How Good Can it Get?

After so many years in the mobile homes business and many killer deals, I keep thinking it can’t get any better. But it seems like there’s always somebody who comes along and proves me wrong. I have to share this recent deal with you…it’s too good to keep to myself.

A little over three years ago we had just bought another mobile home lot, and were looking for a nice home to place on the lot to sell. I called around to all my friendly new dealers informing them I was in need of a nice used home. Within several days, I got a call on one that had just been taken in trade.

This home was 10 years old, 14 x 80, 3 bedrooms, 2 full baths, with stove and refrigerator and in exceptionally nice condition. After the usual negotiating game, the dealer agreed to sell and setup this home for $7,250, including installing the skirting. The electrical hookup and advertising ran another $463, for a total of $7,713.

The first sale

The home was sold for $12,900, $1,000 down and a note for $11,900, 12.75% interest (industry standard) with 72 payments of $237.31. If you run the numbers, you will see that’s only about 38% yield, which is less than a typical “Lonnie Deal” that starts at 50%. But keep in mind, by selling the home, we also generated a monthly lot rent payment.

The buyer was a single man who proved to be one of the best buyers I have ever dealt with. Payments were always on time and no problems whatsoever. After approximately three years, he decided to get married and had already bought a house. Now he had a mobile home that was no longer of any need to him.

After trying to sell the home through a mobile home broker and getting nowhere, he called me to see I if would be interested in taking the home back. (I love to talk to sellers after they’ve had their homes listed with brokers for several months with no results. There’s nothing like an unproductive broker to create a motivated seller.)

At the time my buyer called me, he had made 37 payments of $237.31 ($8,780) plus $1,000 down, for a total of $9,780. So we already had a nice profit. He still had 35 payments left and a remaining principal balance of about $6,900.

Just pay me for the fridge…

After asking questions and finding out what he really wanted, we struck a deal. He told me he had just put in a new refrigerator and needed to get enough to cover the cost of the refrigerator: $500. After some hesitation, (I’m glad he couldn’t see my face) I repeated back to him what I though I had heard him say.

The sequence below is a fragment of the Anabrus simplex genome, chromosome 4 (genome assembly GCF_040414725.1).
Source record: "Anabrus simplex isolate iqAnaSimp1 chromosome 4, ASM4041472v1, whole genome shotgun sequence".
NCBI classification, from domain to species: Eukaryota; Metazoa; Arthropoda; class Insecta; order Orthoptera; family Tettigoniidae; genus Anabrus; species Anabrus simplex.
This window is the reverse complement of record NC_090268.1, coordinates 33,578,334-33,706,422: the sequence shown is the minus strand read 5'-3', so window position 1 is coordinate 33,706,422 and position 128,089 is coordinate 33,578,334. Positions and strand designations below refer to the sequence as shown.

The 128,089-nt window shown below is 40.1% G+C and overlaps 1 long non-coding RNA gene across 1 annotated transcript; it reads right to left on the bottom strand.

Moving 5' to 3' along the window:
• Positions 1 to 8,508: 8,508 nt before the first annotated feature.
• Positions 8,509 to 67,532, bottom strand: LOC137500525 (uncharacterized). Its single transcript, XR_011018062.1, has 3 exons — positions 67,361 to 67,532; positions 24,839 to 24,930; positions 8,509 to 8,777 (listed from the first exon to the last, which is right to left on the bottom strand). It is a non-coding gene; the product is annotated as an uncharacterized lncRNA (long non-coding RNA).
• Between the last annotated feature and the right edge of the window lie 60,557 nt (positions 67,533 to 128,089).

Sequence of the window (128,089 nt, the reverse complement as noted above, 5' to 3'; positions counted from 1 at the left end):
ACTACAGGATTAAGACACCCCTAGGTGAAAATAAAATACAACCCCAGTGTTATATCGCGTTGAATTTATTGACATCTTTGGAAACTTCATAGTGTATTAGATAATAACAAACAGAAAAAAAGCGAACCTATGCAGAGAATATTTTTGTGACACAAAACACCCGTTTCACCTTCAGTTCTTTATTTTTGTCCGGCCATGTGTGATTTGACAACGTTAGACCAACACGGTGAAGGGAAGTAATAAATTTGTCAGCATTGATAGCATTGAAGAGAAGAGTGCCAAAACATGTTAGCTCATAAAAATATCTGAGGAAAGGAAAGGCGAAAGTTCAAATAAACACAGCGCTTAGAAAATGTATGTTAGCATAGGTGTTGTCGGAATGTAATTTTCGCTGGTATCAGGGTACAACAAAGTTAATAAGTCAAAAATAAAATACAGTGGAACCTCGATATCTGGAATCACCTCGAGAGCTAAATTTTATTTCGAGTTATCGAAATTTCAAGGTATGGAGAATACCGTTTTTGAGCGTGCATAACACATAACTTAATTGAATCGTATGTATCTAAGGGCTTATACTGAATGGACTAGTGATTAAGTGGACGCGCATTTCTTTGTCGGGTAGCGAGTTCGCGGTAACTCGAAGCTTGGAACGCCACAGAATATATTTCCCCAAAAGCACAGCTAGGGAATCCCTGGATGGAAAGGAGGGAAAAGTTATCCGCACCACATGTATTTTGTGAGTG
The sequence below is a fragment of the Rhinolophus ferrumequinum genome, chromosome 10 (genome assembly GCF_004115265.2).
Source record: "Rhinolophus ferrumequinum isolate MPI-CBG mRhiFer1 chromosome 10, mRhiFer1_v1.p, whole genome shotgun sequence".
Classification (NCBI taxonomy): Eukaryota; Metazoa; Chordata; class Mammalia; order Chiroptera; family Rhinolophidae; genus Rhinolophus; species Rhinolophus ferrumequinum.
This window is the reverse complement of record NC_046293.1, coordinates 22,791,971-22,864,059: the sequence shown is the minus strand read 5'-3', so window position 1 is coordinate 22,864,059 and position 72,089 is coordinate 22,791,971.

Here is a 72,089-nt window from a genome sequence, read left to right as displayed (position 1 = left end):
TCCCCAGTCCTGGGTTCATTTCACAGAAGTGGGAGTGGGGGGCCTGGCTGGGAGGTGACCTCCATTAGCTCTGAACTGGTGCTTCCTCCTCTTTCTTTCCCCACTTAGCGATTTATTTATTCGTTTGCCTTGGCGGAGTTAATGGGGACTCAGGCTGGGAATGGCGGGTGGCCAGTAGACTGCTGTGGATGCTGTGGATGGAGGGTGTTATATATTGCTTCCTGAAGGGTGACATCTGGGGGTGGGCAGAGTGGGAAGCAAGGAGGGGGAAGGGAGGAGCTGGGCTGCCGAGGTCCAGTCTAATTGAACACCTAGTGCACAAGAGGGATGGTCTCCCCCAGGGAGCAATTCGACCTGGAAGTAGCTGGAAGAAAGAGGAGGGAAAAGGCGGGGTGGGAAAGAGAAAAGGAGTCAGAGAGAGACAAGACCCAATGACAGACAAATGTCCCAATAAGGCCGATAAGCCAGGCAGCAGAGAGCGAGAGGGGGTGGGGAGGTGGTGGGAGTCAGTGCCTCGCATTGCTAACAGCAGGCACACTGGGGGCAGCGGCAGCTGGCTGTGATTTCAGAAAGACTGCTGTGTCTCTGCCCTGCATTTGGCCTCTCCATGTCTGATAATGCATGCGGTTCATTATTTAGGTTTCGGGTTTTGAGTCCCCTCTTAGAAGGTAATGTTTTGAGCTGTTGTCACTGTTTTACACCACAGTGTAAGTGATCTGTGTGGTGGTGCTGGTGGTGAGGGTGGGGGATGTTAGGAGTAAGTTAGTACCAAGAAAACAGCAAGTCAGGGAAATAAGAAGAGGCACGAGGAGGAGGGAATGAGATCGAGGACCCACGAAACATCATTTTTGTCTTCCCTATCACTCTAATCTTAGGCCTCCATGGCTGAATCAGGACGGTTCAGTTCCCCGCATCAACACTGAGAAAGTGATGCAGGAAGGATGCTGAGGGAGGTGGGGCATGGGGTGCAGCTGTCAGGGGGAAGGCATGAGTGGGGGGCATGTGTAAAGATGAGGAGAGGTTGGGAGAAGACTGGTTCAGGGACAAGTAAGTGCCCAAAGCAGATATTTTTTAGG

I had heard right. He said if I would give him $500 and cancel out the balance of what he owed, I had the home, and he was out of there. I couldn’t believe what I was hearing. Folks, this man was in love and the wedding bells were pounding in his ears. And he wasn’t about to carry his new bride over the threshold of an old, used mobile home.

After paying $1,000 down and 37 payments of $237.31, all he wanted was $500 and cancellation of the remaining balance of his note. Did he have a deal, or what?.

The home was in better condition when I got it back than it was when I first sold it. The kitchen floor had been rebuilt and nice vinyl covering installed. He had also installed an air conditioner the year before. He left his washer and dryer, and he had finished fencing in the yard.

The second sale

In less than one hour after I got the home back, it was sold to a couple who were on my potential buyer waiting list. Well, actually we had an agreement for sale with an application and application fee. This couple were waiting for their tax refund check to show up, which would take about another week.

In fact, we had two buyers wanting to buy, and both waiting for tax refunds. I grabbed the first one that got the money. When the other buyer gets their money, I have a home for them also, in the same park.

The sales price this time was $13,900, $1,000 more than the first time. The new buyers made $1,000 down payment and signed a note for $12,900, payable $250.40 monthly for 75 months, 12.75% interest. If the note runs the full course, we will receive 75 mobile home payments of $250.40 ($18,780), plus $1,000 down payment for a grand total of $19,780.

They also get to send us 75 rent checks for the lot, starting with $240 monthly. If there are no rent increases (fat chance of that happening) that means we get $18,000 in lot rent. The mobile home payments and lot rents over the next 75 months will total at least $36,780. And all we have to do is wait for the mail carrier to drop off the checks.

How good can it get?

If the first buyer had stayed and made all the mobile home payments, we would have received $8,305 (35 x $231.37). By getting the home back and selling it again, we will get over $11,000 more than we would have, had the first buyer not moved.

Let’s recap this deal and see what has happened. We had a total cost of $7,713 in the home when we first purchased it. We sold it and received $1,000 down and $8,780 in payments (37 x $237.31). We then paid the buyer $500 to give the home back to us.

We sold it again for $13,900. This time we got another $1,000 down and if the note runs the full course, we will receive $18,780 in payments. Somebody tell me what my yield is. I keep getting “error.” And, we will also receive somewhere between $18,000 to $20,000 lot rent over the next 75 months.

Maybe I should send the bride and groom a nice wedding gift; they sure gave me one, and I’m not the one getting married. And to think, I used to work a “job” to put groceries on the table. But back then I didn’t know what I didn’t know: How to make your money do the work. How good can it get?

By CREOnline Contributor

A content contributor to the original